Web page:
Right, that’s it for now. Basically I want to make a few changes and am looking forward to new opportunities coming up soon. Let me know if you have any ideas of hobbies/ activities I could do (maybe something a little different to the norm).

Thanks for reading, hope you’re having a good day.

Louise xxx

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Time to Stop Hiding Away (Inspired by Giovanna Fletcher)

Hi Everyone,

How is it March already?! I’m sure the days and months go quicker as you get older! That’s how it feels, anyway.

So, this post has been inspired by a book tour evening I attended last night: a Q&A session with the wonderful Giovanna Fletcher. I’ve wanted to meet her for years (my closest friends have heard me talk of wanting to meet Gi for a number of year, I *love* her books!) so I was delighted when I realised she was doing a meet & greet and book signing after the talk 🙂 ❤

Anyway, Gi has talked pretty openly in a couple of her blogs and vlogs about negative body image. As her new book ,’Happy Mum Happy Baby’, tells her story of motherhood, she spoke for a while last night about not liking her changing body very much during pregnancy (or before) . However, one or two events post-pregnancy helped her to realise that her body was “nothing short of a walking miracle” for growing two children.

I’m not pregnant nor am I a Mum (and I don’t intend to be for a very long time, if ever), but I can really relate to not liking my body and constantly criticising it. So I thought it was about time I talked about it, accepted it, and realised it makes me who I am. It hasn’t served me too badly over the past 26years, I guess.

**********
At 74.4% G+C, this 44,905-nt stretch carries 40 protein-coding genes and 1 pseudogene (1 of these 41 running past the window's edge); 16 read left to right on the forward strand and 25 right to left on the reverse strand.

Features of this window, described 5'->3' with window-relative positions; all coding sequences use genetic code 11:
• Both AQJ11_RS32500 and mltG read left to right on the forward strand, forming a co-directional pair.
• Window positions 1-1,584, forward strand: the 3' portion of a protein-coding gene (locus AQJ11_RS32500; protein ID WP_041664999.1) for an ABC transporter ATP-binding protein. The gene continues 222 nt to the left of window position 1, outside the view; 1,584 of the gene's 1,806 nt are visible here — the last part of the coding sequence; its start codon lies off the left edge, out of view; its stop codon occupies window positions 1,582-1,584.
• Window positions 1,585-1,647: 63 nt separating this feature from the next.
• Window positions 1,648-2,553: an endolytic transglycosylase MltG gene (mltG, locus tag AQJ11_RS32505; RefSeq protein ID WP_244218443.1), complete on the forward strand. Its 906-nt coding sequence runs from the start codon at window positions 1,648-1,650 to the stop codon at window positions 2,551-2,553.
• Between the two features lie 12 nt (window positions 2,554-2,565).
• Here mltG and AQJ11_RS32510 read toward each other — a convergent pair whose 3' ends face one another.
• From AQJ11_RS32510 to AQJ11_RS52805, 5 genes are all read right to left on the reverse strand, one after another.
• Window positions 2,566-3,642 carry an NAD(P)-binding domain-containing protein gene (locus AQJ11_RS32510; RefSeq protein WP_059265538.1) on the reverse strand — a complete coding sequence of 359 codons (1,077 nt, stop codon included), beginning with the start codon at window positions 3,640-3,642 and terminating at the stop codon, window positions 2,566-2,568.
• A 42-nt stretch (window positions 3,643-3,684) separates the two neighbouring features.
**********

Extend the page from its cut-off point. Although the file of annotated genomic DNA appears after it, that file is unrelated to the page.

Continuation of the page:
Most of you will know that I have Cerebral Palsy. A condition I’ve had since birth. It  means that my legs don’t work properly and so I use a wheelchair. However, what some of you might not realise is that I can only use my right hand. My left hand has a mind of its own and doesn’t really do much. Now, I’ve never liked it. When I was younger I called it my ‘mankey hand’ and certainly never wanted it in any photos. For instance, I won a competition in my first year of high school and my picture was put in the local paper. My teacher then wanted to put the article (including picture) on display in school and I stayed late at the end of the day to ensure she covered my left hand up when displaying the picture. “Nobody will even notice”, she told me. But it didn’t help, I still insisted, I *really* didn’t want my ‘bad’ hand being seen.

Back to last night…after the book signing (and photos) with Gi, the first thing I did when I got home was edit the photos to put up on social media. It was only today when I thought about writing this post that I realised I had cropped my ‘mankey hand’ out of the pictures to put on Instagram.

However, at the end of this post I’ve decided to share the unedited version. I am me, and I matter, even with all my flaws. Actually, people don’t care. Everyone else is *far* too preoccupied with what they look like themselves to be concerned with what I’m wearing, whether I look fat , or if my ‘bad’ hand looks particularly ‘mankey’ today.

Staying on the Fletcher theme, and to quote my favourite Mcfly Song:  “We All Look The Same In The Dark” 😀 ❤

I am me. All the body image issues I had as a teenager (and still do have sometimes) took so much from me. They stopped me having fun and wearing what I wanted to at times. They took my health, my mood, and sometimes my friendships.  I’ve now realised that it *really* isn’t worth it. I’d much rather be remembered for being a nice person who gave a damn about people and tried to do some good.

We’re all individual and beautiful (cliche as it sounds) flaws and all. I felt like I needed to share these thoughts. Big thanks to Gi for inspiring this post.

 

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So you can’t even see my hand really, I tend to automatically cover it with my ‘good’ hand in photos. Will try to stop this

Thanks for reading

Love,

Louise

xxx